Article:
Tools for using the International Rice Genebank to breed for climate-resilient varieties
Traditional rice varieties have been critical for developing improved stress-tolerant rice varieties. Tools to analyze the genome sequences of traditional varieties are accelerating the identification and deployment of genes conferring climate-change resilience.
Traditional varieties have served as critical sources of stress tolerance that can be deployed through crop breeding to improve varieties that are stress-sensitive but high-yielding under favorable conditions. Examples of such “upgrading” of existing varieties to improve their adaptation to changing climate conditions include sub1 varieties (for submergence tolerance) and DRR42 (for drought tolerance).
Important resources enabling the exploitation of traditional varieties are the genetic stocks (which have been purified from the traditional variety by single seed descent to ensure they are not mixed with other varieties), their genomic data, and tools that perform genetic analysis to identify potential stress-tolerant donors and favorable haplotypes.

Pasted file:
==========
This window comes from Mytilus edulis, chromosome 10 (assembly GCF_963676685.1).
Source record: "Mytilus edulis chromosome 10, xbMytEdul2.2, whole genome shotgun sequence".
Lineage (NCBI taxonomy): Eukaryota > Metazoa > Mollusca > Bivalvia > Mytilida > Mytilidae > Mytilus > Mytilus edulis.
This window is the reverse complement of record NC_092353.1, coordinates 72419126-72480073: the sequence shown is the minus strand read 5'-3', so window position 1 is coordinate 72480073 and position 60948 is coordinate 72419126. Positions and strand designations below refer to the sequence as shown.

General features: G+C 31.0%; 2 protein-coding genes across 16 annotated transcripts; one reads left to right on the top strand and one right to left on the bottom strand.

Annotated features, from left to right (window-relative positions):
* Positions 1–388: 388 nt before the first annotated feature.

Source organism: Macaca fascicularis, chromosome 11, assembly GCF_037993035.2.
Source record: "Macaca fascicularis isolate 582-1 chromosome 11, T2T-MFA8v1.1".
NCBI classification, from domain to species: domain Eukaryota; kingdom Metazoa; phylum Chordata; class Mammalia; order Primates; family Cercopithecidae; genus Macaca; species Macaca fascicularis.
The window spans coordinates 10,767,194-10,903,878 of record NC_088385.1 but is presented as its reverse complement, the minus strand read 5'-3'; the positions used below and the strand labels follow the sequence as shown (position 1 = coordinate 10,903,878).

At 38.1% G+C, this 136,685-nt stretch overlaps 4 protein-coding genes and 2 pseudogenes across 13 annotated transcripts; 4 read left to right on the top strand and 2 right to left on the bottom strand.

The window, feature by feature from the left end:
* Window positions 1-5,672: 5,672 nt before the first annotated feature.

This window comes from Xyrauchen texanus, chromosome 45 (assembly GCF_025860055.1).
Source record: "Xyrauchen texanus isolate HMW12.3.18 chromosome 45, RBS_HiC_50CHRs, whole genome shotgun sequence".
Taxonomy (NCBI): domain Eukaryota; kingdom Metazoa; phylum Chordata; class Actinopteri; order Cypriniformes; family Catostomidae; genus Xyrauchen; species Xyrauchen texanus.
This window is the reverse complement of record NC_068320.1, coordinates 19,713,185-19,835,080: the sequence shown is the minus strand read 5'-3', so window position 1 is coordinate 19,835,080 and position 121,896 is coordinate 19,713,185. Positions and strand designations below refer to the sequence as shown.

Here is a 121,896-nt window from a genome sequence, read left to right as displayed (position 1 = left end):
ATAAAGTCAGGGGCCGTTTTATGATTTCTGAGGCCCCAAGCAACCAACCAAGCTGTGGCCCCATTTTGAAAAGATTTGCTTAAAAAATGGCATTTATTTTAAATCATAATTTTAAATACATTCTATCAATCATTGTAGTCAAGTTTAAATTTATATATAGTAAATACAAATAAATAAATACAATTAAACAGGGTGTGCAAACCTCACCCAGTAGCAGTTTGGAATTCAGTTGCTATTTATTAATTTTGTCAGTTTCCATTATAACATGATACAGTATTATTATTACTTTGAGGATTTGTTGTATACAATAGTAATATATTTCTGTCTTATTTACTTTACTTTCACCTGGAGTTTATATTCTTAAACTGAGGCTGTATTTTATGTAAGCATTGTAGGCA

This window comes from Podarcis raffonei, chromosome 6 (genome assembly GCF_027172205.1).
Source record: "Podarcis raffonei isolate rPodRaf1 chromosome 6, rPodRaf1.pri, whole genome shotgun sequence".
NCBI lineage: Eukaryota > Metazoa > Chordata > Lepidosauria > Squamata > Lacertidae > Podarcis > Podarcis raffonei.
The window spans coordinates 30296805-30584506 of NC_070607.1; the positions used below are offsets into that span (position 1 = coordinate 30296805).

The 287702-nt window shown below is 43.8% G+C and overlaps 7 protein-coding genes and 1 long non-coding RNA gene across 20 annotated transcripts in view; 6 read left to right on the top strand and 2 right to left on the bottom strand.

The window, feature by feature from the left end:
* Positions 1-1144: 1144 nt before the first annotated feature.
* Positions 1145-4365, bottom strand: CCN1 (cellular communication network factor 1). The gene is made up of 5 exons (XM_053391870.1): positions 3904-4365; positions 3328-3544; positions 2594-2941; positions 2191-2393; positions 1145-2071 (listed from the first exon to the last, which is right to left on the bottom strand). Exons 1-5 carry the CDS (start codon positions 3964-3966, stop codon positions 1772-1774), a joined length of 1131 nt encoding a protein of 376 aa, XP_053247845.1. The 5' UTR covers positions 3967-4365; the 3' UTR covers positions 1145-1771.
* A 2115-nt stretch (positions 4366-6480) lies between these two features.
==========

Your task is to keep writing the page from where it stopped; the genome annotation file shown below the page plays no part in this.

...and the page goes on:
An important set of genetic stocks used extensively by the global community is the diverse set of 3,000 rice genomes (3K RG) originating from 89 countries, all of which have been sequenced.
This detailed 3K RG analyses has had 89k accesses and 699 Web of Science citations, indicating the work is of broad interest. The SNP-Seek database provides access to the 3K RGsequence data and provides tools facilitating analysis for gene discovery of climate change–related traits, nutrition, yield, and other traits.
Since 2014, SNP-Seek has served 212,581 sessions from 163 countries, with an average of 50 sessions per day (via Google Analytics). Through SNP-Seek, users can further explore identified genomic regions for given traits to help pinpoint genes and markers that can be used in breeding, for example, by obtaining variant matrices, exploring annotations of regions (including alignments and variants), constructing haplotypes that define ne the patterns, and supporting candidate genes in peaks after association analysis by adding evidence.